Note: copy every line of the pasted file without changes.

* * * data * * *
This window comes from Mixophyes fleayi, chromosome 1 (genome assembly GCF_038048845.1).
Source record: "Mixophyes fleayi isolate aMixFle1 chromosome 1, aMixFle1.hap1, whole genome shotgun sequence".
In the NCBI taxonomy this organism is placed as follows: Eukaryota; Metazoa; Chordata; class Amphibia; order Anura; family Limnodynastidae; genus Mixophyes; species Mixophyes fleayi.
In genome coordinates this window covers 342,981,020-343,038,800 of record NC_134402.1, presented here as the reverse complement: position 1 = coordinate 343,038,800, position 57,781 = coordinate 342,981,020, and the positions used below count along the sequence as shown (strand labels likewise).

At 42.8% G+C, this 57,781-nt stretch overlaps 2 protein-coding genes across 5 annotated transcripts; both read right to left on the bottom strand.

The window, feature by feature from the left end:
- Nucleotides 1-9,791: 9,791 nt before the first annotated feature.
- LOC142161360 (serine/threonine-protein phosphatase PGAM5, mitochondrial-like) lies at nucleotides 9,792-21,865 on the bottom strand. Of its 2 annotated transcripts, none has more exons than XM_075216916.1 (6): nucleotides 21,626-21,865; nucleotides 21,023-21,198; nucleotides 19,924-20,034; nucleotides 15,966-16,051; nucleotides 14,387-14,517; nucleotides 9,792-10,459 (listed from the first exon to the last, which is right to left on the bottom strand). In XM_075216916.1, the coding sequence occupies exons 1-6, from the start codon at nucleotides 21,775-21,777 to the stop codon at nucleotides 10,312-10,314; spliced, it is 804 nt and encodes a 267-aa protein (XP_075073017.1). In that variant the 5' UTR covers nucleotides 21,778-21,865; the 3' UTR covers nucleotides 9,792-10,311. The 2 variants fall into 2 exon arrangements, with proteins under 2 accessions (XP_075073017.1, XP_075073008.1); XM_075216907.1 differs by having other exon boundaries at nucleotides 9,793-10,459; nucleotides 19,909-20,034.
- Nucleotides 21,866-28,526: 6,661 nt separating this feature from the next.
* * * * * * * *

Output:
This window comes from Mixophyes fleayi, chromosome 1 (genome assembly GCF_038048845.1).
Source record: "Mixophyes fleayi isolate aMixFle1 chromosome 1, aMixFle1.hap1, whole genome shotgun sequence".
In the NCBI taxonomy this organism is placed as follows: Eukaryota; Metazoa; Chordata; class Amphibia; order Anura; family Limnodynastidae; genus Mixophyes; species Mixophyes fleayi.
In genome coordinates this window covers 342,981,020-343,038,800 of record NC_134402.1, presented here as the reverse complement: position 1 = coordinate 343,038,800, position 57,781 = coordinate 342,981,020, and the positions used below count along the sequence as shown (strand labels likewise).

At 42.8% G+C, this 57,781-nt stretch overlaps 2 protein-coding genes across 5 annotated transcripts; both read right to left on the bottom strand.

The window, feature by feature from the left end:
- Nucleotides 1-9,791: 9,791 nt before the first annotated feature.
- LOC142161360 (serine/threonine-protein phosphatase PGAM5, mitochondrial-like) lies at nucleotides 9,792-21,865 on the bottom strand. Of its 2 annotated transcripts, none has more exons than XM_075216916.1 (6): nucleotides 21,626-21,865; nucleotides 21,023-21,198; nucleotides 19,924-20,034; nucleotides 15,966-16,051; nucleotides 14,387-14,517; nucleotides 9,792-10,459 (listed from the first exon to the last, which is right to left on the bottom strand). In XM_075216916.1, the coding sequence occupies exons 1-6, from the start codon at nucleotides 21,775-21,777 to the stop codon at nucleotides 10,312-10,314; spliced, it is 804 nt and encodes a 267-aa protein (XP_075073017.1). In that variant the 5' UTR covers nucleotides 21,778-21,865; the 3' UTR covers nucleotides 9,792-10,311. The 2 variants fall into 2 exon arrangements, with proteins under 2 accessions (XP_075073017.1, XP_075073008.1); XM_075216907.1 differs by having other exon boundaries at nucleotides 9,793-10,459; nucleotides 19,909-20,034.
- Nucleotides 21,866-28,526: 6,661 nt separating this feature from the next.